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Comrie seeks to reduce foreclosures

Seeking to understand a citywide foreclosure epidemic that is striking southeast Queens with particular ferocity, City Councilmember Leroy Comrie recently held an oversight hearing on the predatory lending practices that are devastating vulnerable populations as well as possible legislative solutions.
“Lenders creep into our communities, financed by the banks that won’t even set up shop in those same communities, and they make loans with no regard as to whether borrowers can actually pay them off,” said Comrie.
Comrie, chairperson of the Council’s Committee on Consumer Affairs, joined with Bronx Councilmember Larry Seabrook, Civil Rights Committee chairperson, to hear testimony from city and state agency representatives, members of the academic community, and housing, financial and legal empowerment advocates.
According to Comrie’s office, many New Yorkers have recently fallen victim to adjustable rate mortgages (ARMs). ARMs may initially appear attractive to low-income families because of their low initial fixed interest rates and affordable monthly payments. When the fixed-term expires, however, the interest rate turns variable and the monthly payment becomes subject to market conditions.
Home-owners who can no longer afford their monthly payments may be forced into default and foreclosure.
“These brokers cast themselves as friends of the neighborhood but they’re actually out to destroy our communities - pressuring the uninformed and the vulnerable into dead-end mortgages that are increasingly ending in foreclosure,” said Comrie.
“Some of these brokers are so unscrupulous that they are holding foreclosure prevention classes in the community, under the guise of helping people, when they are actually just suckering them in for another scam.”
Department of Consumer Affairs assistant commissioner Cathie Mohan testified to the city’s commitment to helping local consumers. She announced that its new Office of Financial Empowerment (OFE) will soon launch a multi-pronged approach to address troubling lending and borrowing practices.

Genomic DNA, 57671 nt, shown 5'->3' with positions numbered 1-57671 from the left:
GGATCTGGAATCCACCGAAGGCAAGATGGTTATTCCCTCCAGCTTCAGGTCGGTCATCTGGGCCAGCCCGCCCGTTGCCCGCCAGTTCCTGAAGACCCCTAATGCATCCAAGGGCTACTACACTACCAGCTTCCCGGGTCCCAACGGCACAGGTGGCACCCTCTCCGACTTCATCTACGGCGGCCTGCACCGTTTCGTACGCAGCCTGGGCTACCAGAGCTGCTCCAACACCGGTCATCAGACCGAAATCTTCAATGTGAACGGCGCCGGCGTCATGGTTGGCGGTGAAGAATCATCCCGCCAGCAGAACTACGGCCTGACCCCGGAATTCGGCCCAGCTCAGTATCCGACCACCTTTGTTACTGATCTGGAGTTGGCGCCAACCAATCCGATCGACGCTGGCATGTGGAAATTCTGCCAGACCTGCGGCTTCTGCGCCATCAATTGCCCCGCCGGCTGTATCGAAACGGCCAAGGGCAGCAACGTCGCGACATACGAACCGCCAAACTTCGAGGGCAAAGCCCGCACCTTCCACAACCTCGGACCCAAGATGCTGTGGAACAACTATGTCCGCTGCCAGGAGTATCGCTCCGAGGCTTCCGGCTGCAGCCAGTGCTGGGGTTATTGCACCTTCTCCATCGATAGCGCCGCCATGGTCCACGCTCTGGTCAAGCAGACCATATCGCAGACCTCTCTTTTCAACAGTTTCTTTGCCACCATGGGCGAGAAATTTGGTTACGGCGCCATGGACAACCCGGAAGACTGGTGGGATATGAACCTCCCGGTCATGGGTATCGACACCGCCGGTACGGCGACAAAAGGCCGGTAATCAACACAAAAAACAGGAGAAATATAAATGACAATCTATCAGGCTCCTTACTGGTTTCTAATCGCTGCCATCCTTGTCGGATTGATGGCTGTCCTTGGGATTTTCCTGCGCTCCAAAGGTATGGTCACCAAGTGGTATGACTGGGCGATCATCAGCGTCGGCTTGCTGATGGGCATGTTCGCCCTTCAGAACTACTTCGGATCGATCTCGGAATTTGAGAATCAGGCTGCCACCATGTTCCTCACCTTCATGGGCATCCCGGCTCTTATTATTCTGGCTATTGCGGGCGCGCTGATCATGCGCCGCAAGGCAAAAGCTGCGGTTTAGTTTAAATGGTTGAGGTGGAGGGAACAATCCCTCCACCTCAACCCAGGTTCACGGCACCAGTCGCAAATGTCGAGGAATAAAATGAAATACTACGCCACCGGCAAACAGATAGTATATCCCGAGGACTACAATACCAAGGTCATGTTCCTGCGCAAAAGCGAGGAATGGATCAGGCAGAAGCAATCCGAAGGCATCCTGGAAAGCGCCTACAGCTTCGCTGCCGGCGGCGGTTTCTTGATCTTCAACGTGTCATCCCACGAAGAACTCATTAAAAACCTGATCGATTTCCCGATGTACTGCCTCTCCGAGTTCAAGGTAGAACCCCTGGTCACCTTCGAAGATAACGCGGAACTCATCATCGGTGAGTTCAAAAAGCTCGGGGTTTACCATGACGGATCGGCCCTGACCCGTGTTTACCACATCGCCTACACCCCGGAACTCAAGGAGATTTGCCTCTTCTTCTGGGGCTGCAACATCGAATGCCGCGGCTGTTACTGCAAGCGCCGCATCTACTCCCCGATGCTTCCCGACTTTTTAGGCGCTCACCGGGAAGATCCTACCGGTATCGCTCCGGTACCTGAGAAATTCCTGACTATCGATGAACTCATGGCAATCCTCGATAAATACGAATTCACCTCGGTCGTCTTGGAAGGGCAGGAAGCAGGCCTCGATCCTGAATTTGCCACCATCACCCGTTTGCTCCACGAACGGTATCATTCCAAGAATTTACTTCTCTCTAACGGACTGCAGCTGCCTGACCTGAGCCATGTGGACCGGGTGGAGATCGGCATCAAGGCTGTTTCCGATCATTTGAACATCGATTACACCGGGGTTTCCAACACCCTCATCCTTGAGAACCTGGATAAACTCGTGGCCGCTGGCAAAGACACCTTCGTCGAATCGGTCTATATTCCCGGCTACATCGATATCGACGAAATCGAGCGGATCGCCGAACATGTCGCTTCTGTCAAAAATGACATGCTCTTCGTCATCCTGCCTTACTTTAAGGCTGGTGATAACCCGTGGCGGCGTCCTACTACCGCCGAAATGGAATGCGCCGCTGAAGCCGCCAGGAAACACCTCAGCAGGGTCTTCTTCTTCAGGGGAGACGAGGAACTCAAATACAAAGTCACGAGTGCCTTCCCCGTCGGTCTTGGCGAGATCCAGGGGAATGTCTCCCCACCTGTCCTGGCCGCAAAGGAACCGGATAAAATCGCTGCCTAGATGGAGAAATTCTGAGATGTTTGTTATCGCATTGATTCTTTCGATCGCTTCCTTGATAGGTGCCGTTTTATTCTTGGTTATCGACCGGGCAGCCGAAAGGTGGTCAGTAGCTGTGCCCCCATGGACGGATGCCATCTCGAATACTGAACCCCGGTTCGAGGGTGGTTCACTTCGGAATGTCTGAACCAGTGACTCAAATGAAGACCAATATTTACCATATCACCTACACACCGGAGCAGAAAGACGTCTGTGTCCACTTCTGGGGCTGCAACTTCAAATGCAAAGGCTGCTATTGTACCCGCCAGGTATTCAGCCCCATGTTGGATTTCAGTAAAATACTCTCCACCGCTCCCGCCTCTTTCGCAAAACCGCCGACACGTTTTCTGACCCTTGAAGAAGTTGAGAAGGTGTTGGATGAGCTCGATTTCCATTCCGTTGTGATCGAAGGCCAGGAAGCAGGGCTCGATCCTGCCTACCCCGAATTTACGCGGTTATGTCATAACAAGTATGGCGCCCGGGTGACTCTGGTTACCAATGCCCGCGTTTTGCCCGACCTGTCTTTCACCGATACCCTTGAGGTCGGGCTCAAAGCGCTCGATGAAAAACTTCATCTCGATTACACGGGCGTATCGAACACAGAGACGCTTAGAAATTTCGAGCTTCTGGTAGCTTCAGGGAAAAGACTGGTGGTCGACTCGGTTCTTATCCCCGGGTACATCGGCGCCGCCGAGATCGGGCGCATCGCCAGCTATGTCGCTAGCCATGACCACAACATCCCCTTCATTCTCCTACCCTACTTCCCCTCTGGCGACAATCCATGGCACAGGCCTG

“We are designing a large-scale public awareness campaign aimed at helping consumers identify the difference between a smart loan and a trap, and then point them to alternatives,” she said. “A ‘smart-safe’ debt campaign will guide consumers contemplating mortgages, automobile financing, credit cards and emergency loans.”
Comrie is currently drafting legislation that would enable the OFE to investigate complaints of predatory lending and create a public database for the listing of lenders who have been cited by the federal and state governments for criminal practices.
He is also drafting legislation that will call for a New York City Borrower’s Bill of Rights. It would mandate that the Department of Consumer Affairs conduct lien searches on transactions for first-time home buyers and assure that homeowners have a right to counsel in foreclosure actions.
Other hearing recommendations included:

  • Funding by the city and state for responsible pre- and post-purchase educational programs and an Emergency Foreclosure Prevention Program.
  • Creation of comprehensive home ownership preservation programs by the city and state to break the cycle of default scams.
  • Urging District Attorneys to actively prosecute foreclosure bailout schemes.

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